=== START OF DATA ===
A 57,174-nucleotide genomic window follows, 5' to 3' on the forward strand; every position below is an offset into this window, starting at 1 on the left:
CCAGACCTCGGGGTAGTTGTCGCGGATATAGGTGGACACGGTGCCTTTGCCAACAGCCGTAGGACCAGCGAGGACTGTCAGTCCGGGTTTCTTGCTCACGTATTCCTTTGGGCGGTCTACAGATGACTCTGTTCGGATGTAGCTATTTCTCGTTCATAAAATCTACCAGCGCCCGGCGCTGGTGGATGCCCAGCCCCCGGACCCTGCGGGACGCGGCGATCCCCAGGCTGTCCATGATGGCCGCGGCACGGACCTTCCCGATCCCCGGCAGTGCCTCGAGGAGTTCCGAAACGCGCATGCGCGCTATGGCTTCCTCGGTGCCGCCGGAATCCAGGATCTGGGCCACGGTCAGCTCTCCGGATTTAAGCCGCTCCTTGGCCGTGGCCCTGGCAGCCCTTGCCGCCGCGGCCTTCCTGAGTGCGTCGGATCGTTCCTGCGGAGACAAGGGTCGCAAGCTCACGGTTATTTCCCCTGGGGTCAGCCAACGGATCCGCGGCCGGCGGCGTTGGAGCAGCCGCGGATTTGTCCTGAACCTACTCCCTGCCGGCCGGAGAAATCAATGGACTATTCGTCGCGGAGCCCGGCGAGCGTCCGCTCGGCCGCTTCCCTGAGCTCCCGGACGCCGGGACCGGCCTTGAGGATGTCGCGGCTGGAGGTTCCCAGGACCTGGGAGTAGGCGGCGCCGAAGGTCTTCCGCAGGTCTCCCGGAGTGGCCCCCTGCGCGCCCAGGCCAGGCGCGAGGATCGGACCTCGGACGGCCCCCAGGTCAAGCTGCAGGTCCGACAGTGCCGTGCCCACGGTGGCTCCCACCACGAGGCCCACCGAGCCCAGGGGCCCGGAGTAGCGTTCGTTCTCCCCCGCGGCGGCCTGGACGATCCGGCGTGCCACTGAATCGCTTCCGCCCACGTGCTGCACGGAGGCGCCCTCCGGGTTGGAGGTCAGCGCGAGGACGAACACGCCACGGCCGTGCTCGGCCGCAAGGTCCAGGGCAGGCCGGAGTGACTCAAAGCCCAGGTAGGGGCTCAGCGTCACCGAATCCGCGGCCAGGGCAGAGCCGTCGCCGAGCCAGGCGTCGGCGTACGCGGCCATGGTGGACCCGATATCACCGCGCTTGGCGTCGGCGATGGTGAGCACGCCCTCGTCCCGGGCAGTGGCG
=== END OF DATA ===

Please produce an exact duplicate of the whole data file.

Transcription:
A 57,174-nucleotide genomic window follows, 5' to 3' on the forward strand; every position below is an offset into this window, starting at 1 on the left:
CCAGACCTCGGGGTAGTTGTCGCGGATATAGGTGGACACGGTGCCTTTGCCAACAGCCGTAGGACCAGCGAGGACTGTCAGTCCGGGTTTCTTGCTCACGTATTCCTTTGGGCGGTCTACAGATGACTCTGTTCGGATGTAGCTATTTCTCGTTCATAAAATCTACCAGCGCCCGGCGCTGGTGGATGCCCAGCCCCCGGACCCTGCGGGACGCGGCGATCCCCAGGCTGTCCATGATGGCCGCGGCACGGACCTTCCCGATCCCCGGCAGTGCCTCGAGGAGTTCCGAAACGCGCATGCGCGCTATGGCTTCCTCGGTGCCGCCGGAATCCAGGATCTGGGCCACGGTCAGCTCTCCGGATTTAAGCCGCTCCTTGGCCGTGGCCCTGGCAGCCCTTGCCGCCGCGGCCTTCCTGAGTGCGTCGGATCGTTCCTGCGGAGACAAGGGTCGCAAGCTCACGGTTATTTCCCCTGGGGTCAGCCAACGGATCCGCGGCCGGCGGCGTTGGAGCAGCCGCGGATTTGTCCTGAACCTACTCCCTGCCGGCCGGAGAAATCAATGGACTATTCGTCGCGGAGCCCGGCGAGCGTCCGCTCGGCCGCTTCCCTGAGCTCCCGGACGCCGGGACCGGCCTTGAGGATGTCGCGGCTGGAGGTTCCCAGGACCTGGGAGTAGGCGGCGCCGAAGGTCTTCCGCAGGTCTCCCGGAGTGGCCCCCTGCGCGCCCAGGCCAGGCGCGAGGATCGGACCTCGGACGGCCCCCAGGTCAAGCTGCAGGTCCGACAGTGCCGTGCCCACGGTGGCTCCCACCACGAGGCCCACCGAGCCCAGGGGCCCGGAGTAGCGTTCGTTCTCCCCCGCGGCGGCCTGGACGATCCGGCGTGCCACTGAATCGCTTCCGCCCACGTGCTGCACGGAGGCGCCCTCCGGGTTGGAGGTCAGCGCGAGGACGAACACGCCACGGCCGTGCTCGGCCGCAAGGTCCAGGGCAGGCCGGAGTGACTCAAAGCCCAGGTAGGGGCTCAGCGTCACCGAATCCGCGGCCAGGGCAGAGCCGTCGCCGAGCCAGGCGTCGGCGTACGCGGCCATGGTGGACCCGATATCACCGCGCTTGGCGTCGGCGATGGTGAGCACGCCCTCGTCCCGGGCAGTGGCG